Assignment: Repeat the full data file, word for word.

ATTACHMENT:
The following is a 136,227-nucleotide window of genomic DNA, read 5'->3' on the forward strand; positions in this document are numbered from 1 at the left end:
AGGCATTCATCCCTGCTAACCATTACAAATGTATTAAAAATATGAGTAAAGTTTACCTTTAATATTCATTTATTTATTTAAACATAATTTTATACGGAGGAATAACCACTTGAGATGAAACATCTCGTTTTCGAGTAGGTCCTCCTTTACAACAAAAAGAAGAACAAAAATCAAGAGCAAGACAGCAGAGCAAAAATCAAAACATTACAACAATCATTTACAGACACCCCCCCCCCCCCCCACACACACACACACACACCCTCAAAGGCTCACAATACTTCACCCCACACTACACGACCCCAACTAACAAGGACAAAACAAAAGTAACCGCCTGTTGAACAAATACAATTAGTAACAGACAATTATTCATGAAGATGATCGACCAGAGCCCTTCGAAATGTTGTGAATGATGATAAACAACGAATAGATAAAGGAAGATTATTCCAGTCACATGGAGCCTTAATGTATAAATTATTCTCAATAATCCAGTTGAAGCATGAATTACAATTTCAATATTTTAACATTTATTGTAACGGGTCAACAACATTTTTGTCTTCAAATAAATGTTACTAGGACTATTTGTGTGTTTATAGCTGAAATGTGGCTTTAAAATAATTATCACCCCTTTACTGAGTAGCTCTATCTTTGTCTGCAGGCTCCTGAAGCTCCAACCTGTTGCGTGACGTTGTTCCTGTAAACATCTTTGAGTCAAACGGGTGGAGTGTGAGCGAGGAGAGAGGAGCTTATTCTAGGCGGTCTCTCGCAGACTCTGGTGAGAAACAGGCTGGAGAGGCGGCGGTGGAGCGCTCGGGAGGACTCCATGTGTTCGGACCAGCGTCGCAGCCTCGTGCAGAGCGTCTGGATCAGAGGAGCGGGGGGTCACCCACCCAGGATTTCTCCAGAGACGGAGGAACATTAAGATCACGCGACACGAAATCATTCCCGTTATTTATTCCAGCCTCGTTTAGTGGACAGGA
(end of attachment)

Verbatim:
The following is a 136,227-nucleotide window of genomic DNA, read 5'->3' on the forward strand; positions in this document are numbered from 1 at the left end:
AGGCATTCATCCCTGCTAACCATTACAAATGTATTAAAAATATGAGTAAAGTTTACCTTTAATATTCATTTATTTATTTAAACATAATTTTATACGGAGGAATAACCACTTGAGATGAAACATCTCGTTTTCGAGTAGGTCCTCCTTTACAACAAAAAGAAGAACAAAAATCAAGAGCAAGACAGCAGAGCAAAAATCAAAACATTACAACAATCATTTACAGACACCCCCCCCCCCCCCCACACACACACACACACACCCTCAAAGGCTCACAATACTTCACCCCACACTACACGACCCCAACTAACAAGGACAAAACAAAAGTAACCGCCTGTTGAACAAATACAATTAGTAACAGACAATTATTCATGAAGATGATCGACCAGAGCCCTTCGAAATGTTGTGAATGATGATAAACAACGAATAGATAAAGGAAGATTATTCCAGTCACATGGAGCCTTAATGTATAAATTATTCTCAATAATCCAGTTGAAGCATGAATTACAATTTCAATATTTTAACATTTATTGTAACGGGTCAACAACATTTTTGTCTTCAAATAAATGTTACTAGGACTATTTGTGTGTTTATAGCTGAAATGTGGCTTTAAAATAATTATCACCCCTTTACTGAGTAGCTCTATCTTTGTCTGCAGGCTCCTGAAGCTCCAACCTGTTGCGTGACGTTGTTCCTGTAAACATCTTTGAGTCAAACGGGTGGAGTGTGAGCGAGGAGAGAGGAGCTTATTCTAGGCGGTCTCTCGCAGACTCTGGTGAGAAACAGGCTGGAGAGGCGGCGGTGGAGCGCTCGGGAGGACTCCATGTGTTCGGACCAGCGTCGCAGCCTCGTGCAGAGCGTCTGGATCAGAGGAGCGGGGGGTCACCCACCCAGGATTTCTCCAGAGACGGAGGAACATTAAGATCACGCGACACGAAATCATTCCCGTTATTTATTCCAGCCTCGTTTAGTGGACAGGA